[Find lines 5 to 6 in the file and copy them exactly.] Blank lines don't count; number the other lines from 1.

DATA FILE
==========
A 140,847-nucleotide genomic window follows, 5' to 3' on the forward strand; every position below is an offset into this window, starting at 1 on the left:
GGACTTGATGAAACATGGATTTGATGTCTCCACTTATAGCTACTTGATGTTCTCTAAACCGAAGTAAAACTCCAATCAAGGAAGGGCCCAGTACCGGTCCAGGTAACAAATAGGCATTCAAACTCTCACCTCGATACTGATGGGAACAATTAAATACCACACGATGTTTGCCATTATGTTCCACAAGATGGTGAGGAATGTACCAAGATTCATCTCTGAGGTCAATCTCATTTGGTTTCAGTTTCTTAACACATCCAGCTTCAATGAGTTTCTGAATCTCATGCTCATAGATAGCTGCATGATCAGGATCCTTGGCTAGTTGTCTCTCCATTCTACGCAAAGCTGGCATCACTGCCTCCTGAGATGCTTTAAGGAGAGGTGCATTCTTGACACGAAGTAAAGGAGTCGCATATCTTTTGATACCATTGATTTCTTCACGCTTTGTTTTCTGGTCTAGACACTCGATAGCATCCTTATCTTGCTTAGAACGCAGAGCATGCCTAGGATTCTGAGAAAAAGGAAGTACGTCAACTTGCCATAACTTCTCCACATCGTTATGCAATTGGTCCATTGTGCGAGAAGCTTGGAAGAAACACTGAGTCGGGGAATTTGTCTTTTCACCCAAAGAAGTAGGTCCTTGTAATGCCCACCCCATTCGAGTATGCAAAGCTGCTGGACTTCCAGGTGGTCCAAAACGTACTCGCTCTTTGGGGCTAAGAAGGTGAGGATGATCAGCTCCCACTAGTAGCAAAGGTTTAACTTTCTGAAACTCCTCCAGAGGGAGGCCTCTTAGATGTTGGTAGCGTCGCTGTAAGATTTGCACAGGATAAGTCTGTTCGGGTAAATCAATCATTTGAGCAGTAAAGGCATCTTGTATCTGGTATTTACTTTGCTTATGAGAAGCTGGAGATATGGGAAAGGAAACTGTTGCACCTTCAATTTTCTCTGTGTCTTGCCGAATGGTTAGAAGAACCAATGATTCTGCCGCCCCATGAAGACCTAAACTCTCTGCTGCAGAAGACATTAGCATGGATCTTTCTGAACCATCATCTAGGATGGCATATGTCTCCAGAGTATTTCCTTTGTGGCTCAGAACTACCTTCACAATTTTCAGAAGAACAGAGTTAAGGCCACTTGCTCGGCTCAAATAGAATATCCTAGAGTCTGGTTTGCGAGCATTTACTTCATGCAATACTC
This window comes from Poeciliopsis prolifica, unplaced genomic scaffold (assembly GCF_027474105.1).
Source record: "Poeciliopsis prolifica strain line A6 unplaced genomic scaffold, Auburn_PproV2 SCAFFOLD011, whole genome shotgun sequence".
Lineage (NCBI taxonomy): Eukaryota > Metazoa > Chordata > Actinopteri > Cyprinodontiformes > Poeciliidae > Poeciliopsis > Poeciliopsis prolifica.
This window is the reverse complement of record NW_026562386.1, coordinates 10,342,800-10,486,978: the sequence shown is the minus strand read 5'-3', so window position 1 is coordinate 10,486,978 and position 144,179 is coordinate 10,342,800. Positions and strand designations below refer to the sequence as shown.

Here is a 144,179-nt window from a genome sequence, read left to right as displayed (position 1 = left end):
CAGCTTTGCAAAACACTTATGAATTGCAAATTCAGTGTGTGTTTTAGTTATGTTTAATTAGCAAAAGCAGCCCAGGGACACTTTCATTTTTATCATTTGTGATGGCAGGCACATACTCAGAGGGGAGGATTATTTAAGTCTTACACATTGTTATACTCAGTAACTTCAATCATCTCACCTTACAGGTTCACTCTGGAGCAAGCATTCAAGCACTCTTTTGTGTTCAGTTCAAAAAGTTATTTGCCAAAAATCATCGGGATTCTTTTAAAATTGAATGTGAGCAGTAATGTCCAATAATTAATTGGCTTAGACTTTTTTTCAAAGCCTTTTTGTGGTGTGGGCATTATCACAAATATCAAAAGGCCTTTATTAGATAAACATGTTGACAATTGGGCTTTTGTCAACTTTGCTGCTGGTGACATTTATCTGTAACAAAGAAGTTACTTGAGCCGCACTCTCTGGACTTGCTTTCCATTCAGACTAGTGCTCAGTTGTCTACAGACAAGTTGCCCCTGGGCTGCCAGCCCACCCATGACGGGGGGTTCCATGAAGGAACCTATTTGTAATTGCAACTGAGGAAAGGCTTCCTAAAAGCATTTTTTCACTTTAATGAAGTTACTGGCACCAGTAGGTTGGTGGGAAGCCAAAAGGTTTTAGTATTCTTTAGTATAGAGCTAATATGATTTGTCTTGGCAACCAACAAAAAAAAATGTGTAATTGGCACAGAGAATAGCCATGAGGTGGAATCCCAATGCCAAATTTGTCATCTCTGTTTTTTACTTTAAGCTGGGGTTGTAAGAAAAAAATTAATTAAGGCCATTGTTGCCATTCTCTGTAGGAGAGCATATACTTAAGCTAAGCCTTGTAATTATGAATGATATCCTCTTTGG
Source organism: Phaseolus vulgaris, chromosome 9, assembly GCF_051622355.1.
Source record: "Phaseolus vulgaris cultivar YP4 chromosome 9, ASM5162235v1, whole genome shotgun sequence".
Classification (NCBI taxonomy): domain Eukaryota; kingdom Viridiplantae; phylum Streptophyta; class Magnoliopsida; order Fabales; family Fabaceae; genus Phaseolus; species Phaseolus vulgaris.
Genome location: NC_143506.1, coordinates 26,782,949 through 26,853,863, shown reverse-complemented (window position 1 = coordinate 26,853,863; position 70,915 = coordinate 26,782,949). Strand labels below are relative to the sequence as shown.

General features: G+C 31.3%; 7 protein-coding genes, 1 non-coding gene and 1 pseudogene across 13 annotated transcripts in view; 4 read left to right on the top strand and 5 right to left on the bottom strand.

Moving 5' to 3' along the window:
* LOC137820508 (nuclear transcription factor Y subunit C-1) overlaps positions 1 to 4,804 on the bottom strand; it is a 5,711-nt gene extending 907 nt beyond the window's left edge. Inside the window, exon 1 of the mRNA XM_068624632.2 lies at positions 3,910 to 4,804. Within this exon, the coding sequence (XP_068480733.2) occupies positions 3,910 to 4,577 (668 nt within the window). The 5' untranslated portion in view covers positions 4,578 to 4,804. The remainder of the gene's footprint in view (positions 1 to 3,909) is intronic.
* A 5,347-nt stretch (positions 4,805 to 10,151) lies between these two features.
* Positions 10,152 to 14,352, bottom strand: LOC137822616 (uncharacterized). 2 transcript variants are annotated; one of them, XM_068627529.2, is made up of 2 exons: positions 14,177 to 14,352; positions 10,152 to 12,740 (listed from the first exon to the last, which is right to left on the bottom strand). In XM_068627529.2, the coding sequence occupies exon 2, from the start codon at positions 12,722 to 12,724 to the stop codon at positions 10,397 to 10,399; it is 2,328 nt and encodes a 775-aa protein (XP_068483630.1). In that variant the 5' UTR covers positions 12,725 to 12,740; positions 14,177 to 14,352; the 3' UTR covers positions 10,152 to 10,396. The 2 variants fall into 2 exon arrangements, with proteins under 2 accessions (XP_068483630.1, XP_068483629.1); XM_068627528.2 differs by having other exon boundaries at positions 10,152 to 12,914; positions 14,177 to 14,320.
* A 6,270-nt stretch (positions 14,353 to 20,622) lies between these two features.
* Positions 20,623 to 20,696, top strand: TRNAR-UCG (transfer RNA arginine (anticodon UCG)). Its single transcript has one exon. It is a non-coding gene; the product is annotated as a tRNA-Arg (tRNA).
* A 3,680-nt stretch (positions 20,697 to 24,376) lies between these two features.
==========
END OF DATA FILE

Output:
Lineage (NCBI taxonomy): Eukaryota > Metazoa > Chordata > Actinopteri > Cyprinodontiformes > Poeciliidae > Poeciliopsis > Poeciliopsis prolifica.
This window is the reverse complement of record NW_026562386.1, coordinates 10,342,800-10,486,978: the sequence shown is the minus strand read 5'-3', so window position 1 is coordinate 10,486,978 and position 144,179 is coordinate 10,342,800. Positions and strand designations below refer to the sequence as shown.